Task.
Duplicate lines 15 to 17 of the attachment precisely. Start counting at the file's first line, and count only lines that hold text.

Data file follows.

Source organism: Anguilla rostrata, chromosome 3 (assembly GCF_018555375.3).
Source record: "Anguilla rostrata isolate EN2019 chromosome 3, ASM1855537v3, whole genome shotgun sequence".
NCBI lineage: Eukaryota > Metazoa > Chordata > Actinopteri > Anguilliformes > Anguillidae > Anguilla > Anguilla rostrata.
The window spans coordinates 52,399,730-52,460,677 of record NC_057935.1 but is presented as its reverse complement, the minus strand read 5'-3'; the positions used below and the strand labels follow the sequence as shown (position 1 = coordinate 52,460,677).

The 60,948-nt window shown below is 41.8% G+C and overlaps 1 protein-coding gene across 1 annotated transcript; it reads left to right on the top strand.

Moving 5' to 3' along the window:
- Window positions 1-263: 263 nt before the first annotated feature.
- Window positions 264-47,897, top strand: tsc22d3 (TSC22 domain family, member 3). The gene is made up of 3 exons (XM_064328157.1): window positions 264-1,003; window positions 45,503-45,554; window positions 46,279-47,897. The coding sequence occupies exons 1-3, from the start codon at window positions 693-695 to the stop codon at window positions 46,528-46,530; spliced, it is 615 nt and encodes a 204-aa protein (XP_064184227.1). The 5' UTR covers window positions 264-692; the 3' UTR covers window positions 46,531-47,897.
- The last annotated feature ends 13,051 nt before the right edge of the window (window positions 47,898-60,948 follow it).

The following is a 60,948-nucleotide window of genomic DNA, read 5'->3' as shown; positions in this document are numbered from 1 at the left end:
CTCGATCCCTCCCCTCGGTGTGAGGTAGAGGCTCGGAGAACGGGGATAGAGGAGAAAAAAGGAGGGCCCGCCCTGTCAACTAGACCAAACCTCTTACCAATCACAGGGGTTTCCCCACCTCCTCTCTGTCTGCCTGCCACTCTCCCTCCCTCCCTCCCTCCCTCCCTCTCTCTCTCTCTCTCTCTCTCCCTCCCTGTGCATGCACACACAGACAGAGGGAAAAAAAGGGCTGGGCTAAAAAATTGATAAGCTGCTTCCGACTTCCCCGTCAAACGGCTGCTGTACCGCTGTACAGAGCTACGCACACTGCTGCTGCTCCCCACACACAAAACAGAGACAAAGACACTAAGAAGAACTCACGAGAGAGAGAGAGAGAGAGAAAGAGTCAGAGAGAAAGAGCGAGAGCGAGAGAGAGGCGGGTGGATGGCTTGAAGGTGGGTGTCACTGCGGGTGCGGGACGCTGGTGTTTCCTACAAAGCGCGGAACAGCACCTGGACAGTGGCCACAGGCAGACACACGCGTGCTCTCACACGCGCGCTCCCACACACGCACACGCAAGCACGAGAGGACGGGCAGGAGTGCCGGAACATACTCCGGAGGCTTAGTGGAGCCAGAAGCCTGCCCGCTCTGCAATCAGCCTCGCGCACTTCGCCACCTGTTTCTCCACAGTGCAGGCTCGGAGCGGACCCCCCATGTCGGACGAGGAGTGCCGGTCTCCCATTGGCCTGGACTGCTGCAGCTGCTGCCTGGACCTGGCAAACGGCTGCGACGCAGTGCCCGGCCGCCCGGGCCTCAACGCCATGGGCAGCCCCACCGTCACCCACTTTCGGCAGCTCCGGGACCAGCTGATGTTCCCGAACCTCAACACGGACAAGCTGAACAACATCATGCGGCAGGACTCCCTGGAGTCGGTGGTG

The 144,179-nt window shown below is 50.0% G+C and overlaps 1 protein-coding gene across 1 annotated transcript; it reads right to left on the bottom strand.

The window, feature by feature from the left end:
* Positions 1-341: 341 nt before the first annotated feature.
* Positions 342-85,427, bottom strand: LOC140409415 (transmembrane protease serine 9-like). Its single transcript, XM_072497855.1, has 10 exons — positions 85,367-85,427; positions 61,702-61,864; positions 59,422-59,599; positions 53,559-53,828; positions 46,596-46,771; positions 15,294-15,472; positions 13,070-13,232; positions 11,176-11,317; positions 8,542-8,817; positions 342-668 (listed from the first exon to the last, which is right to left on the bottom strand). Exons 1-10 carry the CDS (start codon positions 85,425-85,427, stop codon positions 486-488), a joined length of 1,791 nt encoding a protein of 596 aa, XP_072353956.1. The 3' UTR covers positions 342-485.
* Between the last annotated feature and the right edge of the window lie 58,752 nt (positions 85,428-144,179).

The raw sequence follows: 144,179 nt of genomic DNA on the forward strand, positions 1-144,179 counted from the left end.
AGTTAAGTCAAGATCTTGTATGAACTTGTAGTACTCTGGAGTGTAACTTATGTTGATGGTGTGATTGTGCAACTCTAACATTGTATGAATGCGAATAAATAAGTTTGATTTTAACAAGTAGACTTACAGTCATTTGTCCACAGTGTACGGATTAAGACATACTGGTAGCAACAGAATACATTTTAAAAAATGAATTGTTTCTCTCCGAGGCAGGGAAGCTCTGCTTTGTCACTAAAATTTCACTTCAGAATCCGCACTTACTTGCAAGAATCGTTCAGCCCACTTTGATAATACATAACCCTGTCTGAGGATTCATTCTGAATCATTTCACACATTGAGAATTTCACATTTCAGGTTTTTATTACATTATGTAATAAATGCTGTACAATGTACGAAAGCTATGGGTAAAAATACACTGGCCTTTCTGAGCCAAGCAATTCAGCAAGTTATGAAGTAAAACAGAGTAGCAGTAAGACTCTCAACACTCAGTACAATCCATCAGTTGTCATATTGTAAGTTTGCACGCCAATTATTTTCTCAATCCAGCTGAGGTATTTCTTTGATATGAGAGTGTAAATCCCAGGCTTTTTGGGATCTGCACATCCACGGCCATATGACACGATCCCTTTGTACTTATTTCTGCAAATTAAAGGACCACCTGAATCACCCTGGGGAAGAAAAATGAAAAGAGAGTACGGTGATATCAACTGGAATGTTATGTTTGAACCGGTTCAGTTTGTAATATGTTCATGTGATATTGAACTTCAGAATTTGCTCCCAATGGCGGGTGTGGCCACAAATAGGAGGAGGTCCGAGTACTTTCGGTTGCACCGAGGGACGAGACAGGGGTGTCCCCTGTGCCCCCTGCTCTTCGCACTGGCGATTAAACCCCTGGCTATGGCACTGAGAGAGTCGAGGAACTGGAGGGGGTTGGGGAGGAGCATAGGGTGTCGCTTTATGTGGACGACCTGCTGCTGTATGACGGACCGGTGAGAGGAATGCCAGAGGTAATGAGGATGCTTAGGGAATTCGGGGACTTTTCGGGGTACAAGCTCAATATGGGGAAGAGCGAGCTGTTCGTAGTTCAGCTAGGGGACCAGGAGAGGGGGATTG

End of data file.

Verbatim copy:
* Positions 342-85,427, bottom strand: LOC140409415 (transmembrane protease serine 9-like). Its single transcript, XM_072497855.1, has 10 exons — positions 85,367-85,427; positions 61,702-61,864; positions 59,422-59,599; positions 53,559-53,828; positions 46,596-46,771; positions 15,294-15,472; positions 13,070-13,232; positions 11,176-11,317; positions 8,542-8,817; positions 342-668 (listed from the first exon to the last, which is right to left on the bottom strand). Exons 1-10 carry the CDS (start codon positions 85,425-85,427, stop codon positions 486-488), a joined length of 1,791 nt encoding a protein of 596 aa, XP_072353956.1. The 3' UTR covers positions 342-485.
* Between the last annotated feature and the right edge of the window lie 58,752 nt (positions 85,428-144,179).

The raw sequence follows: 144,179 nt of genomic DNA on the forward strand, positions 1-144,179 counted from the left end.